Obama's Afghanistan speech: The troop withdrawal is dramatic, but it could work.

Military analysis.
June 22 2011 10:13 PM

A Brand-New Plan for Afghanistan

Obama's troop withdrawal marks a dramatic—and risky—shift in strategy.

(Continued from Page 2)

So it's a valid question, and one that falls on the COIN advocates to answer: How much more money should we spend, how many more lives should we sacrifice, to support a regime that isn't bothering to build the loyalty of its own people—a regime whose ultimate interests appear to be much different from ours?

This isn't to say that the United States and NATO should abandon Afghanistan. Nor is it remotely to say that this is what Obama is doing. Senior administration officials emphasized earlier in the day that there will still be 68,000 U.S. troops by the end of next summer and that the counterterrorism campaign—the raids and airstrikes advocated by the CT-Plus advocates—will continue with no reduction or let-up.


Meanwhile, the programs to train the Afghan forces, as well as to provide them with logistics, intelligence, and other forms of support and assistance, will remain the same—could possibly even be boosted. (Obama has left it to his commanders to decide how to pace the drawdown and how to reconfigure the U.S. forces that remain.)

The strategy is thus stripped down to its basics: to keep al-Qaida out; and to keep "degrading" the Taliban and other insurgents so they are incapable of taking over the government of Afghanistan or huge swaths of its territory. The United States and several other countries have a security interest in these goals, independent of what Karzai wants. Any war goal more ambitious than those vital interests may at this point be beyond us—not least because, as has been clear for a long time now, Karzai is doing everything he can to undermine those goals.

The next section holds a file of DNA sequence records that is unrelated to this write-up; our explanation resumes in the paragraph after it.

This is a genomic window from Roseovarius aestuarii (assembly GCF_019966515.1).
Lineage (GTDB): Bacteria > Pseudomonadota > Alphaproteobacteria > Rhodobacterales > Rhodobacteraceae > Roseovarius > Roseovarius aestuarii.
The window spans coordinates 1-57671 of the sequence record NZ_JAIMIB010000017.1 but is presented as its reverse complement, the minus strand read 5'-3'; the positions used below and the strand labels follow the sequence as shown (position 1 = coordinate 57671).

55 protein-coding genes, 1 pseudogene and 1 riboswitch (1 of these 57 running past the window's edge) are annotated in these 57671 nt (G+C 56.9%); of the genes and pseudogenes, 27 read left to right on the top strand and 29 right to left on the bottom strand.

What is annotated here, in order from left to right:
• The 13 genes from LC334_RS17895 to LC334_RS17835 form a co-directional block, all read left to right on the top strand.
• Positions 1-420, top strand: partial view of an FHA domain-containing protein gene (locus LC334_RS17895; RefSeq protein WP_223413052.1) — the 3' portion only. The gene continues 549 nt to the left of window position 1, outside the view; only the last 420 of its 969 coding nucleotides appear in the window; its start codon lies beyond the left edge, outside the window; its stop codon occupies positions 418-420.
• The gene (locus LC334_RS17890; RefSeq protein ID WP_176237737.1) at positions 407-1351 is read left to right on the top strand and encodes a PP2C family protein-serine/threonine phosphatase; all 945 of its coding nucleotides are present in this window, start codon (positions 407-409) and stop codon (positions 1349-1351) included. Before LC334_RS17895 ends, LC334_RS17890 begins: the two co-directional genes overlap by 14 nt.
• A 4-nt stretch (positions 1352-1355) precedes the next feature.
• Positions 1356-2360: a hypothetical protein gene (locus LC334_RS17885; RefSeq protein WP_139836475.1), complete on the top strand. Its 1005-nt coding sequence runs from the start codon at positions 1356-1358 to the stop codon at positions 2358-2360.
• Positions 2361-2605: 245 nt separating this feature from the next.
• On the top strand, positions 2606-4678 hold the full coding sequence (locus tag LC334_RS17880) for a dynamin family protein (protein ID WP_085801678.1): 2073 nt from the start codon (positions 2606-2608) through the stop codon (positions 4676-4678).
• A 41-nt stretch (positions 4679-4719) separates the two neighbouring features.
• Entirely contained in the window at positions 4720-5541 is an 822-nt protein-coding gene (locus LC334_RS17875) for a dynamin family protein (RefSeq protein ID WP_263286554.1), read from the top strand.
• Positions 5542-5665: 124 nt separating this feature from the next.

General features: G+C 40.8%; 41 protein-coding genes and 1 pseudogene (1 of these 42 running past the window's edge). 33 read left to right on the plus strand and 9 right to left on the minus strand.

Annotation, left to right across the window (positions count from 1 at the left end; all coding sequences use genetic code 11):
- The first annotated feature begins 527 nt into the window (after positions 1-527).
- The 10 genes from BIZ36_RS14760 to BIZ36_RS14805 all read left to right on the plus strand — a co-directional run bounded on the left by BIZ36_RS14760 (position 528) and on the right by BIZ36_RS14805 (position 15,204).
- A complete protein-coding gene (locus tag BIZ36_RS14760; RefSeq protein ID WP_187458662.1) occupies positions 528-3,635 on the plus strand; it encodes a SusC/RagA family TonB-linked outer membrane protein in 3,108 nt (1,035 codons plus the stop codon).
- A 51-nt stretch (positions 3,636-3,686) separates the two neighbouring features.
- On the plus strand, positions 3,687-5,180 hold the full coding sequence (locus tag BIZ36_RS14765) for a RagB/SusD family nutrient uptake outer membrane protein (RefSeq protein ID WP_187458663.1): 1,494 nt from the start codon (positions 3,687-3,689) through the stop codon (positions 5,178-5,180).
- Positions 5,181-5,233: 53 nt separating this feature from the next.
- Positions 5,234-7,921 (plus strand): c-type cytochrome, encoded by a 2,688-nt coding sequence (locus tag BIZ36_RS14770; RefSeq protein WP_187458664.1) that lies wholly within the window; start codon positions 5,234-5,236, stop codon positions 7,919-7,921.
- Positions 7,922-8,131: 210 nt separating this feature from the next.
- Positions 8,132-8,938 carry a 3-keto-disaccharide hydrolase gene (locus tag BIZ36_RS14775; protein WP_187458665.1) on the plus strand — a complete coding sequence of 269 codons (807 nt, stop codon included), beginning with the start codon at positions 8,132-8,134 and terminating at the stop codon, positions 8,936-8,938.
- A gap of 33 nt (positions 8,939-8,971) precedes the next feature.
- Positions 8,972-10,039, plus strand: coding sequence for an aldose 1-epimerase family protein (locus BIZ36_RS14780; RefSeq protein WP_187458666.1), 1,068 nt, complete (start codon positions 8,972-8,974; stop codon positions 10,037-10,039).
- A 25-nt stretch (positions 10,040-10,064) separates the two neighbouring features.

This isn't to say that the critics of the accelerated drawdown are wrong. Obama's actions, and even more his announcement of the actions, will make it harder for U.S. and Afghan troops to stave off the Taliban militarily and to win over the Afghan people politically.

But it may also send a message to Karzai that he really does have to get serious about reform. And, it may send a message to Afghanistan's neighbors that they really do have to start playing an active role in helping to stabilize the country—or else risk the stability of their whole region. All along, officials from Obama, Gates, Clinton, and Petraeus on down have said that these kinds of wars tend to end not with a military victory but with a political settlement. If Obama couples his military drawdown with a surge in diplomacy pressure, this may all turn out for the best.


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